‘Rent’ duo bringing ‘Boheme’ to B’way

Luhrmann able to transcend time, producer sez

NEW YORK — Puccini’s “La Boheme” is expected to make its Broadway debut sometime in 2002, courtesy of director Baz Luhrmann.

“The producers of ‘Rent’ have always wanted me to do this on Broadway,” Luhrmann says, referring to Jeffrey Seller and Kevin McCollum. The “Rent” duo will be producing the Broadway “Boheme” with longtime legit producer Emanuel Azenberg, who is currently represented on Broadway with productions of Neil Simon’s “The Dinner Party” and Marie Jones’ “Stones in His Pockets.”

Luhrmann says “La Boheme” will be his next project after the film “Moulin Rouge,” which opens the Cannes Film Festival on May 9, with a May 18 release in New York City and Los Angeles. The director, who also helmed “Strictly Ballroom” and “Romeo + Juliet,” said he expects the production to make it to Broadway by the end of the year.

Azenberg puts the opening date somewhat later. “We’re looking to come in probably a year from now,” he says. “Until Luhrmann finishes ‘Moulin Rouge,’ we can’t even begin casting. We don’t have a theater. It is premature, but our intention is to do the opera on Broadway.”

The Broadway “Boheme” will not be Luhrmann’s first crack at the opera. In 1993, he staged Puccini’s classic at the Sydney Opera House, updating it from the 1830s to the 1950s. It is this version, seen on PBS, that captured the attention of Seller, McCollum and Azenberg.

“These are hot, young, sexy people onstage,” Azenberg says of the Sydney Opera production. “Its success there was stupefying. You could not get tickets.”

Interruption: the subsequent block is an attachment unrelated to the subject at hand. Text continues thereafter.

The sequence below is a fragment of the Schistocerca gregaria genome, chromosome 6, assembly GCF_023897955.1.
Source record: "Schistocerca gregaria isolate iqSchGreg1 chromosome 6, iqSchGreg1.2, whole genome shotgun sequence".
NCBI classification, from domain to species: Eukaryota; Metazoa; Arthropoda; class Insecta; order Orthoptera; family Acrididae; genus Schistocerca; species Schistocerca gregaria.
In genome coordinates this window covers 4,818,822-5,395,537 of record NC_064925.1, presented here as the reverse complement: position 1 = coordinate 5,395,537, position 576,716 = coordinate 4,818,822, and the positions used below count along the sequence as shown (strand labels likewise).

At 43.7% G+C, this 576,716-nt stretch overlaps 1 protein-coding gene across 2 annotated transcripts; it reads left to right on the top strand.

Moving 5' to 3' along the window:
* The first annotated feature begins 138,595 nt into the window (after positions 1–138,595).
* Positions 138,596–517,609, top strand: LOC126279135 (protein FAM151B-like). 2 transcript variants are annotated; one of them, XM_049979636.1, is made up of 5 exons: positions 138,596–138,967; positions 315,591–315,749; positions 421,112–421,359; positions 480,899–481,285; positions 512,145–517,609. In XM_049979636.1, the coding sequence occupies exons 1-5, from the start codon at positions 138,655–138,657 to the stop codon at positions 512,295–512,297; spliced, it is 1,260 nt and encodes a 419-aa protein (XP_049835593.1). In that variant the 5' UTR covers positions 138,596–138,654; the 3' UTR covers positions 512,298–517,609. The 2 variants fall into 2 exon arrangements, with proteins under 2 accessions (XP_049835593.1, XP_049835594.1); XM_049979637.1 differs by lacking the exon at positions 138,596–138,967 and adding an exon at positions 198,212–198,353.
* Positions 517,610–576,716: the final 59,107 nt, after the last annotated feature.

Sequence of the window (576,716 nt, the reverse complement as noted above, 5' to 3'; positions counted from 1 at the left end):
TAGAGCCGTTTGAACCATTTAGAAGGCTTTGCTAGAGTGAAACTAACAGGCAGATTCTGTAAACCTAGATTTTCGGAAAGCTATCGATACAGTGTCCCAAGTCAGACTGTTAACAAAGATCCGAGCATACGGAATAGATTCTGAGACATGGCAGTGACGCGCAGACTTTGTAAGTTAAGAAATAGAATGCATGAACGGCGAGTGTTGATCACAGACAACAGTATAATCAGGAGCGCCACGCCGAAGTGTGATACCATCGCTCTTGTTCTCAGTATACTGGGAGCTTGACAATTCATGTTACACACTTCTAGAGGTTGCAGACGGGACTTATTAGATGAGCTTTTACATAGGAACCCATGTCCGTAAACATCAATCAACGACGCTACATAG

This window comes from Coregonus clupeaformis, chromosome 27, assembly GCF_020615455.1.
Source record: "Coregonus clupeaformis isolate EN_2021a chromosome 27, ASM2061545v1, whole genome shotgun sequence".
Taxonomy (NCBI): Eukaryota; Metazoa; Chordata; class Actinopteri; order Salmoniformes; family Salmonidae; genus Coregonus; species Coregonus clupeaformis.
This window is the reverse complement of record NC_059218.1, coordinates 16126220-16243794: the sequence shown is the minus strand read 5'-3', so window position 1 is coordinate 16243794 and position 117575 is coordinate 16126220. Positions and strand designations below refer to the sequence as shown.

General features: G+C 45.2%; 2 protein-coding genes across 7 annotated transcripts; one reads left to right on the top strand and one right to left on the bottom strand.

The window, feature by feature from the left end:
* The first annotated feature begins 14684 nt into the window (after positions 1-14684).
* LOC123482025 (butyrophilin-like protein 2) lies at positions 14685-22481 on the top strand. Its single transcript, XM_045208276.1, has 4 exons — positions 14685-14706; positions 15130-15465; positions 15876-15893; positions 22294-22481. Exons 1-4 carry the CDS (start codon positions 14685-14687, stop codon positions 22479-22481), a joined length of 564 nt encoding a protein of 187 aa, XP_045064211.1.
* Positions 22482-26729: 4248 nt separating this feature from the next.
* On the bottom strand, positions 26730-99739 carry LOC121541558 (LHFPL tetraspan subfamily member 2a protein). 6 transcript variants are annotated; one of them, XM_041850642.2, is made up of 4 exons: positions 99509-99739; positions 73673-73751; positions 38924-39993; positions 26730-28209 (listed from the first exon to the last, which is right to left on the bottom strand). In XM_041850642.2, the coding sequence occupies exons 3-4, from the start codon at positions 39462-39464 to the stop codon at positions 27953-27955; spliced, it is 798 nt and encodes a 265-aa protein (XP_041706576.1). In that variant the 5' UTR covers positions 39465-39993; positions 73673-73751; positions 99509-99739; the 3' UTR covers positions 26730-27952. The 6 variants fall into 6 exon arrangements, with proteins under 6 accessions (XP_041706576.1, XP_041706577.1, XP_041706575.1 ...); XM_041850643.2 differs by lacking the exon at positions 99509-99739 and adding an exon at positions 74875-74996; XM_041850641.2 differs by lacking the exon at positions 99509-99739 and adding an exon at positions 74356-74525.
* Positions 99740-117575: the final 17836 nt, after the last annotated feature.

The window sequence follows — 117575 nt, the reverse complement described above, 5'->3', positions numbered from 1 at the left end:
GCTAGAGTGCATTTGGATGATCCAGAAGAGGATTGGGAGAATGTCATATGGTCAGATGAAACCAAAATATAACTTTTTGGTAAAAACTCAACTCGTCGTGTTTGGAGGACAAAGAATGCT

Referring to Luhrmann’s “Moulin Rouge” and “Romeo + Juliet,” the producer adds: “Luhrmann is able to transcend time. He takes classics and makes an effort to find a young audience. That is his strength.”

If the producers wait until spring 2002 to open their “Boheme,” they will avoid direct competition from Lincoln Center, where the opera about impoverished Parisian artists receives frequent stagings at the Metropolitan Opera and the New York City Opera.

Next season, the Met lists 18 perfs of Franco Zeffirelli’s lavish production of “La Boheme,” the last skedded for February 2002, while NYCO’s new production will return in the fall but not the following spring. NYCO’s version, directed by James Robinson, updates the action to the eve of World War I, and was telecast live by PBS on March 28.

Azenberg does not regard the Lincoln Center performances as competition, regardless of the timing. “We’re going for an audience that does not attend opera,” the producer says.

He also jokes about McCollum and Seller’s involvement with the Broadway “Boheme,” which serves as the story of Jonathan Larson’s rock opera “Rent.”

” ‘Rent’ is a paean to the original,” he says, “so they owe it to Puccini to give him another shot.”